When push came to shove

It was pandemonium back then. Come to think of it, the 1986 Edsa Revolution seemed to be nothing more than a big family picniccompared to the events that transpired in the First Quarter Storm of 1970. Having been born without the liberty of having first person accounts of these incidents, many of today’s youth never even bother thinking what the silver anniversary is about.

January 26, 1970

President Ferdinand Marcos delivered his State of the Nation Address at the opening of the first session of the Philippine Congress while a mass demonstration was simultaneously held outside the Congress Building “to expose the real state of the nation and to oppose the lies of the reactionaries.”

Fifty thousand demonstrators, composed of students, peasants, and militant workers, walked the streets and stood their ground, eventually coming face to face with at least 7,000 policemen who had no qualms about committing brutal crimes so long as they protected the so-called “fascist puppet government” of Marcos.

The protestors lamented the death of democracy and the suppression of the national freedom and constitutional rights of the people in their skirmish with the police. After the government troops eventually subdued the militant crowd, the demonstrators became even stronger and more unified to start another rally.

January 30-31, 1970

Again, more than 50,000 students, progressive intellectuals, peasants, and workers joined the mass demonstrations that attacked the government’s suppression of their rights, this time in front of the Malacanang Palace. But the government troops were not satisfied with their “not-so-bloody” attack a few days before that they wanted rifles to complement their clubs and tear gas bombs this time. Demonstrators fought back with explosives made on the spot, iron bars from steel railings, and stones. They even took control of a fire truck which they used to barge through Malacanang gates.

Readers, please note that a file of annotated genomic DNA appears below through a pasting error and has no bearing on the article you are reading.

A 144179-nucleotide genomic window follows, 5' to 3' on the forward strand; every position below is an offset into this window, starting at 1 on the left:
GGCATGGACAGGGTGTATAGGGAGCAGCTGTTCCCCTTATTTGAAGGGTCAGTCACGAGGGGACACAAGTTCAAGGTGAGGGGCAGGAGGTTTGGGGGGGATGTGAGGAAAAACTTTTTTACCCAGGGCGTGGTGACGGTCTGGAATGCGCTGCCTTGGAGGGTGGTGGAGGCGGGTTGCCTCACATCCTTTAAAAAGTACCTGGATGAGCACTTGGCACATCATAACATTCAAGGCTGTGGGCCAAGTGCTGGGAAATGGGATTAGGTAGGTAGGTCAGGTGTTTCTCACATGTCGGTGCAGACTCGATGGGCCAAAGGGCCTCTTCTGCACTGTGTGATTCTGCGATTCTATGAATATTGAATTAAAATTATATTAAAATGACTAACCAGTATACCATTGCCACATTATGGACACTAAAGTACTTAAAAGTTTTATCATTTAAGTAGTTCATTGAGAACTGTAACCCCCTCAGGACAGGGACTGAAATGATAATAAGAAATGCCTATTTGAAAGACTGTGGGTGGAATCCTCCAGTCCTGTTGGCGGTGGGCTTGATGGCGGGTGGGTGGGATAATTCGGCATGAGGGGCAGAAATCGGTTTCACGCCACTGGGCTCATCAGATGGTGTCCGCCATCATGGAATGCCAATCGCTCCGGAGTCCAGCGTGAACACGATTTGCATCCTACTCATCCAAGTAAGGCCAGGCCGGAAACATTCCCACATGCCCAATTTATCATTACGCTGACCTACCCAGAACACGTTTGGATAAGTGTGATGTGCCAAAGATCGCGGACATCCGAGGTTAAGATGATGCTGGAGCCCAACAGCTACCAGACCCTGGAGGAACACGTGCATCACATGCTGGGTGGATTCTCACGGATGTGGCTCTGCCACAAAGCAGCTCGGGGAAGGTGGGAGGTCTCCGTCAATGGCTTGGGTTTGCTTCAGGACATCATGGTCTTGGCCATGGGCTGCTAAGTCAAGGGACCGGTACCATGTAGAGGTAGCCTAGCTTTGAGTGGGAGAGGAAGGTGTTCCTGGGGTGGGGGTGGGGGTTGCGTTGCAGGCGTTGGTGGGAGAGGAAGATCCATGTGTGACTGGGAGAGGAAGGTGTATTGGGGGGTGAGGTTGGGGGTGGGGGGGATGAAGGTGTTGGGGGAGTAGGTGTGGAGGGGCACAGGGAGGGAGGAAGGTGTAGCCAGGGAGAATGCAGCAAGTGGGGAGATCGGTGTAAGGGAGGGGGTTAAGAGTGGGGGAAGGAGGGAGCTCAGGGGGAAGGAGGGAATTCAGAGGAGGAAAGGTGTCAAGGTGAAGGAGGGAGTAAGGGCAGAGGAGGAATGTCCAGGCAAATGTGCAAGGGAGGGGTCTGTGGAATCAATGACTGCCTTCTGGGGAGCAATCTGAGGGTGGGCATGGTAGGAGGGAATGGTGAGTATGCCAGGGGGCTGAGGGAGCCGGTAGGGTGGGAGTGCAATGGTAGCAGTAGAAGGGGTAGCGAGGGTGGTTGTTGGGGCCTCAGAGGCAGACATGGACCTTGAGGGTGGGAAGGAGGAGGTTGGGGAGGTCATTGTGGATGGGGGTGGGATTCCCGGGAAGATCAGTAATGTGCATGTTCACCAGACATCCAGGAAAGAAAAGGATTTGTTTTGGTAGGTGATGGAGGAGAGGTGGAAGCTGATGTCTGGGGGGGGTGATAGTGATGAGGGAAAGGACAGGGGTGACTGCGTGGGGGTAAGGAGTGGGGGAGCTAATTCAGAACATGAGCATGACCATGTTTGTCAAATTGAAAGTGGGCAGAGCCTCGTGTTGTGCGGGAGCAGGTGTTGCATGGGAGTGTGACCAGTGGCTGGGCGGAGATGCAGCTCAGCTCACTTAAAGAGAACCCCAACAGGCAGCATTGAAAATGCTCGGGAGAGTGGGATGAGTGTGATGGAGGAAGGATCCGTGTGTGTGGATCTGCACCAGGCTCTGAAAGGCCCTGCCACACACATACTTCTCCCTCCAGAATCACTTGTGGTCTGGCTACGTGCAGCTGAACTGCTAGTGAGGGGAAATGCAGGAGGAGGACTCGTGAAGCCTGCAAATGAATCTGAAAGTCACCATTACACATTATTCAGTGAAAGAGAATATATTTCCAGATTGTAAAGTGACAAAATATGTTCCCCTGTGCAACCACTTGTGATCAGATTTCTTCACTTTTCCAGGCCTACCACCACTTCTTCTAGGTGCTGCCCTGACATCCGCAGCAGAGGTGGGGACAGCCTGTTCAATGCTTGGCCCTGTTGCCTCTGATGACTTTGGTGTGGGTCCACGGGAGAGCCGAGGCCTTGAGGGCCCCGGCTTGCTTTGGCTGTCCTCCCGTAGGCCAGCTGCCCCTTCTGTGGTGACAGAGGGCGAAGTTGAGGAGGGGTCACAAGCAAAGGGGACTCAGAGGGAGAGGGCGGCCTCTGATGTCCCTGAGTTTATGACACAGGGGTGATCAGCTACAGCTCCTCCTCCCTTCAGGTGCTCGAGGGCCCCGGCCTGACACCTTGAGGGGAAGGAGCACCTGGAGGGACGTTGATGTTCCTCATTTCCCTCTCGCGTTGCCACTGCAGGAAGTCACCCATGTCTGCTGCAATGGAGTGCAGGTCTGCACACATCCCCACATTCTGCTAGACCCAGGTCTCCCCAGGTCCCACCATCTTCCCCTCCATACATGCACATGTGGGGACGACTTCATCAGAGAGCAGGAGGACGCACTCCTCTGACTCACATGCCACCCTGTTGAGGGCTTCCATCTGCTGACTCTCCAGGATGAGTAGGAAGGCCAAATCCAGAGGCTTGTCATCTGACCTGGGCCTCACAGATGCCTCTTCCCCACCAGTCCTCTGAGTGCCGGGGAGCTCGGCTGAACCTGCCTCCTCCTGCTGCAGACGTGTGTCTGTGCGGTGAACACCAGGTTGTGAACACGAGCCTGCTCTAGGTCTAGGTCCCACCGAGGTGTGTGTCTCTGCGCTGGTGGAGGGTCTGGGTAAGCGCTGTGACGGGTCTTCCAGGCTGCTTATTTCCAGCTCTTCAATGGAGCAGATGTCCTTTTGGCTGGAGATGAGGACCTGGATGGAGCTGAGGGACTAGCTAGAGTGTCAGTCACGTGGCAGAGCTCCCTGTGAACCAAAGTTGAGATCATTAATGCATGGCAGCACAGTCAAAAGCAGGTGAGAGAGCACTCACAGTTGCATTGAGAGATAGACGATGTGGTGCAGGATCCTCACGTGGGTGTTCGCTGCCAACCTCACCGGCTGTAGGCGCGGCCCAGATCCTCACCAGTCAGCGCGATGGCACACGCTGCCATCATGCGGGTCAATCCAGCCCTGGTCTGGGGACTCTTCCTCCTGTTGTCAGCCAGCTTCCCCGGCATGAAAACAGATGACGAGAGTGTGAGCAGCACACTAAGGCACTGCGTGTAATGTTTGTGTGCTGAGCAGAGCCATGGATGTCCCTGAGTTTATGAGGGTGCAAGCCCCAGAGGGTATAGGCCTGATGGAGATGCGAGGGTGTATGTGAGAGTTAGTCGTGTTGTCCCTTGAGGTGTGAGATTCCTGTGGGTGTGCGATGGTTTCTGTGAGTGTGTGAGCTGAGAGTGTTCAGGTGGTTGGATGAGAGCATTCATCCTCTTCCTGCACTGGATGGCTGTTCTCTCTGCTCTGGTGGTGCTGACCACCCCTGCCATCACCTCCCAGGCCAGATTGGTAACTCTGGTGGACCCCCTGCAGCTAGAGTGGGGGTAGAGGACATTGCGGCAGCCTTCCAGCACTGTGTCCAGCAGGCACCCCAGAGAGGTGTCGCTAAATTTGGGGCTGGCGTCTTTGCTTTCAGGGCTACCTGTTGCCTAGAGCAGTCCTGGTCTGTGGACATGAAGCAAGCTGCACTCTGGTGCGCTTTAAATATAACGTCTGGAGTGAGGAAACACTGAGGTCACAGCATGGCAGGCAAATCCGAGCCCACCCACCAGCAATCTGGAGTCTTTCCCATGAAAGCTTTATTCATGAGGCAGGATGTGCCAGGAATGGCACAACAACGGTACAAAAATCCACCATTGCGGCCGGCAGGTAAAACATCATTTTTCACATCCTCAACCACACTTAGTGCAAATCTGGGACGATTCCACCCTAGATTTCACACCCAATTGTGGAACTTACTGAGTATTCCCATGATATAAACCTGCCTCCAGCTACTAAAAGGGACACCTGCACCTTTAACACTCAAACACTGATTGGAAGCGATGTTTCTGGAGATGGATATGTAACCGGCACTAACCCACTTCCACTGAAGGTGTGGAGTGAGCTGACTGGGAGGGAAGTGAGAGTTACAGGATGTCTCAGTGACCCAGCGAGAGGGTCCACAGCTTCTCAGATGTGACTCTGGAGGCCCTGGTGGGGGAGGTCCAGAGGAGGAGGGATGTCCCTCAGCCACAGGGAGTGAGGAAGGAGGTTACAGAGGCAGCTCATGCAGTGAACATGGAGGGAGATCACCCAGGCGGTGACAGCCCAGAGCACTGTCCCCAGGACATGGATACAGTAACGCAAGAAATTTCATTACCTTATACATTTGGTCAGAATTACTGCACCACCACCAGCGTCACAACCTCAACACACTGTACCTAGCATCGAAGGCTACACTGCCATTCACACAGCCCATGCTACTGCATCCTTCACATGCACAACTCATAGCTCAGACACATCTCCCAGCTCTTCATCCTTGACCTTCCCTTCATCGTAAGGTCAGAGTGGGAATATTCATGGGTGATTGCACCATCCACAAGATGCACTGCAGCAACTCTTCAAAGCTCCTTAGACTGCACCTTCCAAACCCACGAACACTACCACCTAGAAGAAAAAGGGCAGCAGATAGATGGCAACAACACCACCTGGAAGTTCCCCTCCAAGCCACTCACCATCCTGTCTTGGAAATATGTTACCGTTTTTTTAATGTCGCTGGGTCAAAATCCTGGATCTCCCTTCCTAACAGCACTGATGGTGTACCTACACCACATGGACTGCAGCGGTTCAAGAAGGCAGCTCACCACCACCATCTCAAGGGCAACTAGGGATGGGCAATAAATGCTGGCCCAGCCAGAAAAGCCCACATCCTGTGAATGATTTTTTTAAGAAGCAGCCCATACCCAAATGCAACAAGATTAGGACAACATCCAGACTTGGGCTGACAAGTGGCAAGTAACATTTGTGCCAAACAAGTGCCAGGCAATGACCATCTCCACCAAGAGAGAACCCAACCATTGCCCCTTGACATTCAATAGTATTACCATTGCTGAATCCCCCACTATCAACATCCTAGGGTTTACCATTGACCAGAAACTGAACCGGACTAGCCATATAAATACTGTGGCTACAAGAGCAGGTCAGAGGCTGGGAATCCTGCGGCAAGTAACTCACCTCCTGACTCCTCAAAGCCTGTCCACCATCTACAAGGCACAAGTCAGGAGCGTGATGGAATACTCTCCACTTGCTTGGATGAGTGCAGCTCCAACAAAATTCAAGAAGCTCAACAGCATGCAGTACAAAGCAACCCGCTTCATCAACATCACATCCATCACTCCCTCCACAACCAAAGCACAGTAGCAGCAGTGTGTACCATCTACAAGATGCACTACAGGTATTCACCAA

In fear of a revolution, the government placed the 12,000-man Philippine Constabulary on “red alert” and the air force, navy, and army on “blue alert.” By the early hours of January 31, four casualties were reported as a result of the gunfire. In addition, hundreds were injured and many more became maimed for life as the troops continued their truncheon beating on the crowd. In fact, right after the confrontation, hundreds of demonstrators were arrested, tortured, and interrogated for hours. The savage government forces even threw wounded demonstrators into PC trucks as if they were animals ready to be butchered.

It was a lot worse than the January 26 demonstration. Never has there been a more open and bloodier suppression of democratic rights in the city than the suppression of the demonstration of January 30-31.

Lasallians Who Led The Movement 

One of the famous student leaders during that time was then Student Council President Leonardo “Chito” Sta. Romana, who was also one of the heads of the “progressive” movement National Union of Students (NUS) alongside UP student Fernando Barican. This group has somehow developed a working relationship with the studentry’s left wing sector. It was responsible for making the issue “rising fascism” a common ground between moderates and the radicals.

Probably the most prominent among the underground movement leaders, which was termed “UG” back then, was then Editor in Chief of The LaSallian Calixto Chikiamco. Students who were then active in the “UG” movement clearly know that he was the leader/coordinator of all the universities and colleges in the southern part of Greater Manila. It was even said that months before martial law was announced, he even represented the whole of the studentry in Metro Manila in the nationwide movement including the peasants and laborers, among others.

Historical Significance

These demonstrations that ended in bloody confrontations served only as a prelude to even bigger mass actions on a nationwide scale in the near future. The demonstrators succeeded in voicing out the “real” state of the nation, in which Marcos acted as a fascist puppet of U.S. imperialism.

Never before has the countryside revolutionary mass movement been as well joined by that in the city. These demonstrations have no doubt succeeded in exposing the basic rottenness of the entire system. Sad thing is, twenty five years later, the system still stinks. 

EDITOR’S NOTE: The article, originally published in the February 1995 issue of The LaSallian, was titled “When pus (sic) came to shove.” To avoid confusion, the article is being reposted with the typo corrected.

Luis Laparan

By Luis Laparan

Leave a Reply